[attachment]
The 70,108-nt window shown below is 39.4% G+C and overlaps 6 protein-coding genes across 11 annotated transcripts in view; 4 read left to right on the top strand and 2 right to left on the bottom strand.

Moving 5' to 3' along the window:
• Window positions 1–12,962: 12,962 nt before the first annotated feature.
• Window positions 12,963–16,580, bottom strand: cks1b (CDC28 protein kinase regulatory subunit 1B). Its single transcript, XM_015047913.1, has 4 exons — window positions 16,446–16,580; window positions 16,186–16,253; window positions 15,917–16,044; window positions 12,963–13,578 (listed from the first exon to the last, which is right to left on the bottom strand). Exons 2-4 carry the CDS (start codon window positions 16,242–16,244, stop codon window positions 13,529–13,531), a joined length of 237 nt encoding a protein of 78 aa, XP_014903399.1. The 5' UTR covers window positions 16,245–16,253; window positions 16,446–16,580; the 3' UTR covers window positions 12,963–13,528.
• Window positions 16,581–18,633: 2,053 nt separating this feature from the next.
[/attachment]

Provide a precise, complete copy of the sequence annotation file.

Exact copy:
The 70,108-nt window shown below is 39.4% G+C and overlaps 6 protein-coding genes across 11 annotated transcripts in view; 4 read left to right on the top strand and 2 right to left on the bottom strand.

Moving 5' to 3' along the window:
• Window positions 1–12,962: 12,962 nt before the first annotated feature.
• Window positions 12,963–16,580, bottom strand: cks1b (CDC28 protein kinase regulatory subunit 1B). Its single transcript, XM_015047913.1, has 4 exons — window positions 16,446–16,580; window positions 16,186–16,253; window positions 15,917–16,044; window positions 12,963–13,578 (listed from the first exon to the last, which is right to left on the bottom strand). Exons 2-4 carry the CDS (start codon window positions 16,242–16,244, stop codon window positions 13,529–13,531), a joined length of 237 nt encoding a protein of 78 aa, XP_014903399.1. The 5' UTR covers window positions 16,245–16,253; window positions 16,446–16,580; the 3' UTR covers window positions 12,963–13,528.
• Window positions 16,581–18,633: 2,053 nt separating this feature from the next.